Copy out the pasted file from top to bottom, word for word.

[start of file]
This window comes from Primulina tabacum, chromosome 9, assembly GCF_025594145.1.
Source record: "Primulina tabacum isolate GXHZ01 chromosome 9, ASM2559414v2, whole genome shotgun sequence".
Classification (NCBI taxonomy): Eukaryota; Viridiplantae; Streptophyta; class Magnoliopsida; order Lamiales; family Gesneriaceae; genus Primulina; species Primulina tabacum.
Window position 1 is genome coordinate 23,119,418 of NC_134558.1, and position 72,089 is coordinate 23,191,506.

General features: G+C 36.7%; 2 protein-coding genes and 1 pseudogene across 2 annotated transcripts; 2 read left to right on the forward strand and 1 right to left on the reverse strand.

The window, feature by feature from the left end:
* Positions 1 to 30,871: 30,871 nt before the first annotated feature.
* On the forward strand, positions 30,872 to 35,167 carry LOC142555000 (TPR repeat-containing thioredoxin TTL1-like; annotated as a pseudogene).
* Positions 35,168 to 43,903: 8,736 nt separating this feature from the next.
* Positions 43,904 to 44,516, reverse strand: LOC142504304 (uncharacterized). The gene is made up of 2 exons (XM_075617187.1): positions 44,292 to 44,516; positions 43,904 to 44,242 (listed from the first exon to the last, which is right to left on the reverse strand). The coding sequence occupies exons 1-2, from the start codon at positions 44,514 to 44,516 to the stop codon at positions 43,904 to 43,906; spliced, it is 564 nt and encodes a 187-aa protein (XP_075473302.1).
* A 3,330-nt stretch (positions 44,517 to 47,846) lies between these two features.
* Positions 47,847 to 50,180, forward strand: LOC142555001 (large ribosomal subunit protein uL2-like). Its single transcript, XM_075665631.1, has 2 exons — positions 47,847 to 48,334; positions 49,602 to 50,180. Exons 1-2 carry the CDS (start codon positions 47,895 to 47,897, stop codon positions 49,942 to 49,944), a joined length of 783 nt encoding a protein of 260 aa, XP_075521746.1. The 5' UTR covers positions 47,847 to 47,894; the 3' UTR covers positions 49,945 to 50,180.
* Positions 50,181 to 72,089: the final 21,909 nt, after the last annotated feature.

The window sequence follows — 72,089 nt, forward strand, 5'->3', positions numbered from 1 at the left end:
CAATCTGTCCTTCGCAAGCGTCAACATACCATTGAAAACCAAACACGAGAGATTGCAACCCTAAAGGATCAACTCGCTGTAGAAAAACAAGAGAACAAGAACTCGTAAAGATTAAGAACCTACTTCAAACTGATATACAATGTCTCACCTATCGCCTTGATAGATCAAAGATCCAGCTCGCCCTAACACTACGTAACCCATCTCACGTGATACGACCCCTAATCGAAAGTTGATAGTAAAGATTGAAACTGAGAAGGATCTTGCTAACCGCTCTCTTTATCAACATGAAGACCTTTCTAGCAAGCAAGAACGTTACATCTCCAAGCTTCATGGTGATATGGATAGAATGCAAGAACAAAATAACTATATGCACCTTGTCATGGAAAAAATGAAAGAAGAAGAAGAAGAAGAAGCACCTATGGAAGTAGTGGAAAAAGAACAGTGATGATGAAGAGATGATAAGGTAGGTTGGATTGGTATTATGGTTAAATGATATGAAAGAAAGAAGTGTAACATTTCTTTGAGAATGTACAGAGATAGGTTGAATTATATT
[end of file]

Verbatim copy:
This window comes from Primulina tabacum, chromosome 9, assembly GCF_025594145.1.
Source record: "Primulina tabacum isolate GXHZ01 chromosome 9, ASM2559414v2, whole genome shotgun sequence".
Classification (NCBI taxonomy): Eukaryota; Viridiplantae; Streptophyta; class Magnoliopsida; order Lamiales; family Gesneriaceae; genus Primulina; species Primulina tabacum.
Window position 1 is genome coordinate 23,119,418 of NC_134558.1, and position 72,089 is coordinate 23,191,506.

General features: G+C 36.7%; 2 protein-coding genes and 1 pseudogene across 2 annotated transcripts; 2 read left to right on the forward strand and 1 right to left on the reverse strand.

The window, feature by feature from the left end:
* Positions 1 to 30,871: 30,871 nt before the first annotated feature.
* On the forward strand, positions 30,872 to 35,167 carry LOC142555000 (TPR repeat-containing thioredoxin TTL1-like; annotated as a pseudogene).
* Positions 35,168 to 43,903: 8,736 nt separating this feature from the next.
* Positions 43,904 to 44,516, reverse strand: LOC142504304 (uncharacterized). The gene is made up of 2 exons (XM_075617187.1): positions 44,292 to 44,516; positions 43,904 to 44,242 (listed from the first exon to the last, which is right to left on the reverse strand). The coding sequence occupies exons 1-2, from the start codon at positions 44,514 to 44,516 to the stop codon at positions 43,904 to 43,906; spliced, it is 564 nt and encodes a 187-aa protein (XP_075473302.1).
* A 3,330-nt stretch (positions 44,517 to 47,846) lies between these two features.
* Positions 47,847 to 50,180, forward strand: LOC142555001 (large ribosomal subunit protein uL2-like). Its single transcript, XM_075665631.1, has 2 exons — positions 47,847 to 48,334; positions 49,602 to 50,180. Exons 1-2 carry the CDS (start codon positions 47,895 to 47,897, stop codon positions 49,942 to 49,944), a joined length of 783 nt encoding a protein of 260 aa, XP_075521746.1. The 5' UTR covers positions 47,847 to 47,894; the 3' UTR covers positions 49,945 to 50,180.
* Positions 50,181 to 72,089: the final 21,909 nt, after the last annotated feature.

The window sequence follows — 72,089 nt, forward strand, 5'->3', positions numbered from 1 at the left end:
CAATCTGTCCTTCGCAAGCGTCAACATACCATTGAAAACCAAACACGAGAGATTGCAACCCTAAAGGATCAACTCGCTGTAGAAAAACAAGAGAACAAGAACTCGTAAAGATTAAGAACCTACTTCAAACTGATATACAATGTCTCACCTATCGCCTTGATAGATCAAAGATCCAGCTCGCCCTAACACTACGTAACCCATCTCACGTGATACGACCCCTAATCGAAAGTTGATAGTAAAGATTGAAACTGAGAAGGATCTTGCTAACCGCTCTCTTTATCAACATGAAGACCTTTCTAGCAAGCAAGAACGTTACATCTCCAAGCTTCATGGTGATATGGATAGAATGCAAGAACAAAATAACTATATGCACCTTGTCATGGAAAAAATGAAAGAAGAAGAAGAAGAAGAAGCACCTATGGAAGTAGTGGAAAAAGAACAGTGATGATGAAGAGATGATAAGGTAGGTTGGATTGGTATTATGGTTAAATGATATGAAAGAAAGAAGTGTAACATTTCTTTGAGAATGTACAGAGATAGGTTGAATTATATT